Next, plug in your source (such as a DVD, Blu-ray Disc player, PC, etc...) to the designated input(s) provided on the rear panel of the projector. Then, plug in the power cord of the GT1080 and turn on the power using the button on the top of the projector or the remote. It takes about 10 seconds or so until you see the Optoma logo projected on your screen, at which time you are set to go.

Now that there is an image on the screen raise or lower the front of the projector using the adjustable foot (or adjust the ceiling mount angle). You can also adjust the image angle on the projection screen, or white wall, using the Keystone Correction function via the onscreen menu navigation buttons on top of the projector, or on the remote or onboard controls (or use the Auto Keystone option).

However, be cautious when using Keystone correction as it works by compensating the projector angle with the screen geometry and sometimes the edges of the image will not be straight, causing some image shape distortion. The Optoma GT1080 Keystone correction function only works in the vertical plane. This meant that setting the projector slightly below the screen or slightly above the screen made it tricky to get rectangular images with straight left, right, and top edges. It is best to position the projector so that it does not have to project the image at an angle that is too high or too low in relation to the center of the screen.

Once the image frame is close to an even rectangle as possible, move the projector to get the image to fill the screen properly, followed by using the manual focus control to sharpen your image.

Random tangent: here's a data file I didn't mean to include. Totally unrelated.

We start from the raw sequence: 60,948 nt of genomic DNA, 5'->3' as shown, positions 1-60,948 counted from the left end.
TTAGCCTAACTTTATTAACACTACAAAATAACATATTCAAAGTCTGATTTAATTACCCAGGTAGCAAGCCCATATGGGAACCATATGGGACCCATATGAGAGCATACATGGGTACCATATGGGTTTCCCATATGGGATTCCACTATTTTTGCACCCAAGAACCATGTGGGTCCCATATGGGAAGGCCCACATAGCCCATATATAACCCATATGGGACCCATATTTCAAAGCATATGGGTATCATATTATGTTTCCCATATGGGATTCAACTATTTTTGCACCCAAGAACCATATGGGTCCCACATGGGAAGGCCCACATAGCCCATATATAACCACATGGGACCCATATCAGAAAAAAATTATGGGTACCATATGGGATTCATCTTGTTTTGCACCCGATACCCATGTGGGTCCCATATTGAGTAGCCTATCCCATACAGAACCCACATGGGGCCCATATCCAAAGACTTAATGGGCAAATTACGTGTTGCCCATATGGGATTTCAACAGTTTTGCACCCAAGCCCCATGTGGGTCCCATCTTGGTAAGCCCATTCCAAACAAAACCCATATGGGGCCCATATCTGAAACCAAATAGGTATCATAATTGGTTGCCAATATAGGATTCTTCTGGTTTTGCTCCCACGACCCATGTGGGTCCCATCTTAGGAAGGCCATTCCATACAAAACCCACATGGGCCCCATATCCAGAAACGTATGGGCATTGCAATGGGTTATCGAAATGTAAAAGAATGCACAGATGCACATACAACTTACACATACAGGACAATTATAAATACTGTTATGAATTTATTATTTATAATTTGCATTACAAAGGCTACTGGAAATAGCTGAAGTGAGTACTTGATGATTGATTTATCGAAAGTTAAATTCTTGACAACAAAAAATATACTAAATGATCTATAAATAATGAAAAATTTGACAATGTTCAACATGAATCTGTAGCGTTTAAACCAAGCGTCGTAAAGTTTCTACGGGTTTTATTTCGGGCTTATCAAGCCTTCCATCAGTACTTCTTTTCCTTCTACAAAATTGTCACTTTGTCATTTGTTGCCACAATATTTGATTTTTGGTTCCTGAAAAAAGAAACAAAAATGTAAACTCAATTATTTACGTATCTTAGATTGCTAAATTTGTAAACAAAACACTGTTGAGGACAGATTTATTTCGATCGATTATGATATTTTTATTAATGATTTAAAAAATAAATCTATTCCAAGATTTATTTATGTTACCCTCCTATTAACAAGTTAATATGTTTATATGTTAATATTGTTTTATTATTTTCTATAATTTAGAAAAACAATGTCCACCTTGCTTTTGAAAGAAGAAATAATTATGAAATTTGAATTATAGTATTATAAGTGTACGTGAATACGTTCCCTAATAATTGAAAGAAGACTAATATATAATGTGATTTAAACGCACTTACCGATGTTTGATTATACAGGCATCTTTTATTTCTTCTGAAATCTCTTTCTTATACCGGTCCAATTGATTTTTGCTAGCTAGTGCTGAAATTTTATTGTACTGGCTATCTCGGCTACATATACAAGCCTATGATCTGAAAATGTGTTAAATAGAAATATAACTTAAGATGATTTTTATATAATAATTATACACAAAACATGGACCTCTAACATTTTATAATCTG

NOTE: The GT1080 does not have an optical zoom function, only a digital one - which means that if you use the zoom function provide, it will degrade the image quality.

The GT1080 will search for the input of the source that is active. You can also access the source inputs manually via the controls on the projector, or via the wireless remote control.

If you have purchased an accessory 3D emitter and glasses - to view 3D, plug in the 3D transmitter to the provided port on the projector, and the turn on the 3D glasses - GT1080 will auto detect the presence of a 3D image.

Video Performance - 2D

The Optoma GT1080 does a very good job displaying 2D high-def images in a traditional darkened home theater room setup, providing consistent color and detail.

With its strong light output, the GT1080 can also project a viewable image in a room that may have some ambient light present, however, there is some sacrifice in black level and contrast performance. On the other hand, for rooms that have may not provide good light control, such as classroom or business conference room, the increased light output is more important and projected images are definitely viewable.

The 2D images provided very good detail, especially when viewing Blu-ray disc and other HD content source material. I also conducted a series of tests that determine how the GT1080processes and scales standard definition inputs signals. Although factors, such as deinterlacing were very good, some of the other test results were mixed.

3D Performance

To check out the 3D performance of the Optoma GT1080, OPPO BDP-103 and BDP-103D Blu-ray Disc players were used in conjunction with an RF 3D emitter and glasses provided for this review. It is important to note that the 3D glasses do not come as part of the projector's package - they must be purchased separately.

Using both numerous 3D Blu-ray disc movies and running the depth and cross-talk tests available on the Spears & Munsil HD Benchmark Disc 2nd Edition the 3D viewing experience was very good, with no visible crosstalk, and only minor glare and motion blurring.